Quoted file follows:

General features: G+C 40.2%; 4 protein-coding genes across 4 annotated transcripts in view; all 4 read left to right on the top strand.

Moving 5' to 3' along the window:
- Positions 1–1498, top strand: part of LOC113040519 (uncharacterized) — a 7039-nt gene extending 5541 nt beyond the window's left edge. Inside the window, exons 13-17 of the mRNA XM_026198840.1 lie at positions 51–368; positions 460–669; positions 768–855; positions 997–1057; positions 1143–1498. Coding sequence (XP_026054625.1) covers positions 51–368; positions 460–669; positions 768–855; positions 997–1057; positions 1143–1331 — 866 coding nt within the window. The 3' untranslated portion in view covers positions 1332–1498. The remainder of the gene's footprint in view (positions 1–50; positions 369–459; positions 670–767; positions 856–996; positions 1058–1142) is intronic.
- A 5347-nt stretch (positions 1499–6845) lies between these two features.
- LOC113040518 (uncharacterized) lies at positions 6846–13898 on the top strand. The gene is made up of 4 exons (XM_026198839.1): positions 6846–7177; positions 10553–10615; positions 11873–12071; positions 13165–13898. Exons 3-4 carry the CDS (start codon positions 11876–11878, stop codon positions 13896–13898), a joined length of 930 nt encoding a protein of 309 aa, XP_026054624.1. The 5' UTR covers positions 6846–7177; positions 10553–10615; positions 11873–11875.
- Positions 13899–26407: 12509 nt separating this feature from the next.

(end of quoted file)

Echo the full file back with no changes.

General features: G+C 40.2%; 4 protein-coding genes across 4 annotated transcripts in view; all 4 read left to right on the top strand.

Moving 5' to 3' along the window:
- Positions 1–1498, top strand: part of LOC113040519 (uncharacterized) — a 7039-nt gene extending 5541 nt beyond the window's left edge. Inside the window, exons 13-17 of the mRNA XM_026198840.1 lie at positions 51–368; positions 460–669; positions 768–855; positions 997–1057; positions 1143–1498. Coding sequence (XP_026054625.1) covers positions 51–368; positions 460–669; positions 768–855; positions 997–1057; positions 1143–1331 — 866 coding nt within the window. The 3' untranslated portion in view covers positions 1332–1498. The remainder of the gene's footprint in view (positions 1–50; positions 369–459; positions 670–767; positions 856–996; positions 1058–1142) is intronic.
- A 5347-nt stretch (positions 1499–6845) lies between these two features.
- LOC113040518 (uncharacterized) lies at positions 6846–13898 on the top strand. The gene is made up of 4 exons (XM_026198839.1): positions 6846–7177; positions 10553–10615; positions 11873–12071; positions 13165–13898. Exons 3-4 carry the CDS (start codon positions 11876–11878, stop codon positions 13896–13898), a joined length of 930 nt encoding a protein of 309 aa, XP_026054624.1. The 5' UTR covers positions 6846–7177; positions 10553–10615; positions 11873–11875.
- Positions 13899–26407: 12509 nt separating this feature from the next.